I clearly remember being there; standing in the fabric store ten years ago staring at all the cotton calicos trying to decide what would work for a mid-1880s bustle gown. And not having a clue. My brain was more tuned to quilting fabrics after making quilts for years. Turns out it wasn’t a bad tune, as I picked a tightly patterned pink floral calico. But it still wasn’t quite right. I think the pattern was too tight, and over the years I’ve learned they aren’t quite so busy. *I’ll have to tell you a funny story about that first bustle gown later*.

Later I started searching online for historical fabric information and found some photos. From LACMA, this is a sample of a 1780 print.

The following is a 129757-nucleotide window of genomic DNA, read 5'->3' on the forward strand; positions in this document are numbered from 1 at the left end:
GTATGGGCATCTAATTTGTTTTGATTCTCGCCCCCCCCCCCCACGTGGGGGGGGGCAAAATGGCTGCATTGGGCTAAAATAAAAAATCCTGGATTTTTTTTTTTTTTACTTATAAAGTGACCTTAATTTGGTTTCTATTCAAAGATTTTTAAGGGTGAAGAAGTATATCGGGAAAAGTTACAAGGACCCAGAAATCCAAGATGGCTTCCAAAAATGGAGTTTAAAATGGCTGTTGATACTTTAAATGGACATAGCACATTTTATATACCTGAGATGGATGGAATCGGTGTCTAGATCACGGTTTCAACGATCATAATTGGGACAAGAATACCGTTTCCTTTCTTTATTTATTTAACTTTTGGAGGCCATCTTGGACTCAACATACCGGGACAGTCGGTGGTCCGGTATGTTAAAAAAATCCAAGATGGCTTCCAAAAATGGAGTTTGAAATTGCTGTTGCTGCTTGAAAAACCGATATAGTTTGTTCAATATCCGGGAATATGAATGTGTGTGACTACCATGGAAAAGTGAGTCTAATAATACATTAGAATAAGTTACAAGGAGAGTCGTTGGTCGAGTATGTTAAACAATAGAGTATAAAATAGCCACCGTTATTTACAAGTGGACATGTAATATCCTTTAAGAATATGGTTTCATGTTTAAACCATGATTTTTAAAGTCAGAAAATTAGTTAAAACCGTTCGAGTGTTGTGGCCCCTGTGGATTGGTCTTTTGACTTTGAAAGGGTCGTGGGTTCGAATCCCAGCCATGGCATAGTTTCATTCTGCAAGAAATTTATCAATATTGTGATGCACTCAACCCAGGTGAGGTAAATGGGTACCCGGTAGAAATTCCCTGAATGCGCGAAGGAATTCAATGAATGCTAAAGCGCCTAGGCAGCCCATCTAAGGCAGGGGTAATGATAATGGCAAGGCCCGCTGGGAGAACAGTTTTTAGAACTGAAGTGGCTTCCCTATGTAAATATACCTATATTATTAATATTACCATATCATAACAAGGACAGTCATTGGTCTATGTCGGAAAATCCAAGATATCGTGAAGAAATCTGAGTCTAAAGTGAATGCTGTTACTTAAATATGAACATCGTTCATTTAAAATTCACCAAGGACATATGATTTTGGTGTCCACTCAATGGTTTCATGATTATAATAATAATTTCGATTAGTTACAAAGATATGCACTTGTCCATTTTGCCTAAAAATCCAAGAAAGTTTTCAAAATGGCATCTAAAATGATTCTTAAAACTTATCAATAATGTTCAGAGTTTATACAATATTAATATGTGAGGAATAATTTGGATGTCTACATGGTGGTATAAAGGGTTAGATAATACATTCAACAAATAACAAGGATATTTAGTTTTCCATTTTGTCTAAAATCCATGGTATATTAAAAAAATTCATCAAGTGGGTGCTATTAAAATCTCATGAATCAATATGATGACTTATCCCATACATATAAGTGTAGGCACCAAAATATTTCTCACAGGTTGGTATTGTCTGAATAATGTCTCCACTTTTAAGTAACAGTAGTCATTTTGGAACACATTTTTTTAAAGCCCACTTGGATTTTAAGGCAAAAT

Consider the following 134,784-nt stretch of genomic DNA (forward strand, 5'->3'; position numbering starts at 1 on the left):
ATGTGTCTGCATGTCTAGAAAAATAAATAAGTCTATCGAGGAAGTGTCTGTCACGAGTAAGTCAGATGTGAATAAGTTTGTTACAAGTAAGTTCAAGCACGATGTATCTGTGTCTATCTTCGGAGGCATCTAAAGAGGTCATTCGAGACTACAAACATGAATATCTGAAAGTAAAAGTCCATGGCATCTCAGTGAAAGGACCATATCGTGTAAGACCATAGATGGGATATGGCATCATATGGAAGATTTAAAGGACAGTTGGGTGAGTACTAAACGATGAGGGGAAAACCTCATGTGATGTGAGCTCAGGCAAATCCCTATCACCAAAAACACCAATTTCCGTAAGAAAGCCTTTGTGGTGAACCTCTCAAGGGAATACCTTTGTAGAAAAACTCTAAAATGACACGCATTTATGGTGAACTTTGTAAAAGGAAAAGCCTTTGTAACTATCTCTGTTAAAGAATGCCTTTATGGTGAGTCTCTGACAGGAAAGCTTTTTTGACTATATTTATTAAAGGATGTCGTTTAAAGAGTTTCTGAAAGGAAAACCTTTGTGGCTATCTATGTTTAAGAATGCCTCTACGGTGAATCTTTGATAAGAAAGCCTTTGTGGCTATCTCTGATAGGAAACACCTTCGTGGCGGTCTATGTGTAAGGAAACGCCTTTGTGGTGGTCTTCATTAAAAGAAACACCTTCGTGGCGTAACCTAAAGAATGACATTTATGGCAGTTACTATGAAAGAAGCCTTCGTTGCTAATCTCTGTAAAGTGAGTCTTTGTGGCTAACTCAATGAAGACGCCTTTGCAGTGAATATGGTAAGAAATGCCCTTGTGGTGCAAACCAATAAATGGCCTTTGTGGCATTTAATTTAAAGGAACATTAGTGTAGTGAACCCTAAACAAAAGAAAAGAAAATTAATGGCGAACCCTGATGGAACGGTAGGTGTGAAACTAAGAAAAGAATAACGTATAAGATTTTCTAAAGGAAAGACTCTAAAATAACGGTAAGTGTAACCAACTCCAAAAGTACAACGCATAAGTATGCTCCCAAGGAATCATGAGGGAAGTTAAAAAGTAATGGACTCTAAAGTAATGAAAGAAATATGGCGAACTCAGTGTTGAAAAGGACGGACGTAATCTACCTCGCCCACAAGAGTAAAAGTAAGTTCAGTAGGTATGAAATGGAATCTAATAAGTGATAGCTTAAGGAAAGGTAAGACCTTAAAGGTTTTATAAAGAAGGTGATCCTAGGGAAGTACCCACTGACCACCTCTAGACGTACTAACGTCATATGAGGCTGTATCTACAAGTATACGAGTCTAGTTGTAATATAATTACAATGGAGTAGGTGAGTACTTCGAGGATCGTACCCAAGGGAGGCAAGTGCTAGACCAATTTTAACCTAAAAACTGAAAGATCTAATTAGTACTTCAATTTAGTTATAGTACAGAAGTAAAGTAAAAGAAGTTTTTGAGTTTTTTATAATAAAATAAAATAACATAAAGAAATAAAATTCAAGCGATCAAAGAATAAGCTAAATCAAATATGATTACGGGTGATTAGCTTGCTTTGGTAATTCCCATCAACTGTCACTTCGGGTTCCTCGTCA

These are some of my favorite reproductions for 1770-80s from 

Finding photos from extant gowns are the best way to see them. These are from extant 1850 gowns.

These from extant 1860s gowns.

Recently an online auction had these fabric sample books for sale and you can’t get any better than that. Some of them were totally surprising too. These were all 1860s samples. 

This website is not a bad place to start if you want to look at a bunch of reproduction fabrics online. Or purchase them.  - they have a good selection of fabrics broken down by dates, and but they don’t break it down as well. These are all cotton fabrics primarily for quilting but they’re acknowledging costumers as buyers too. The quilt store near me in San Diego, Rosie’s Calico Cupboard,  has a special room in the back specifically carrying reproduction fabrics from 1780s-1860s, and in another part of the store they have 1930-40s prints. They run about $7-$9 yd. Every once in a while you’ll find the 8 yards you need in their sidewalk sale for $5 yd.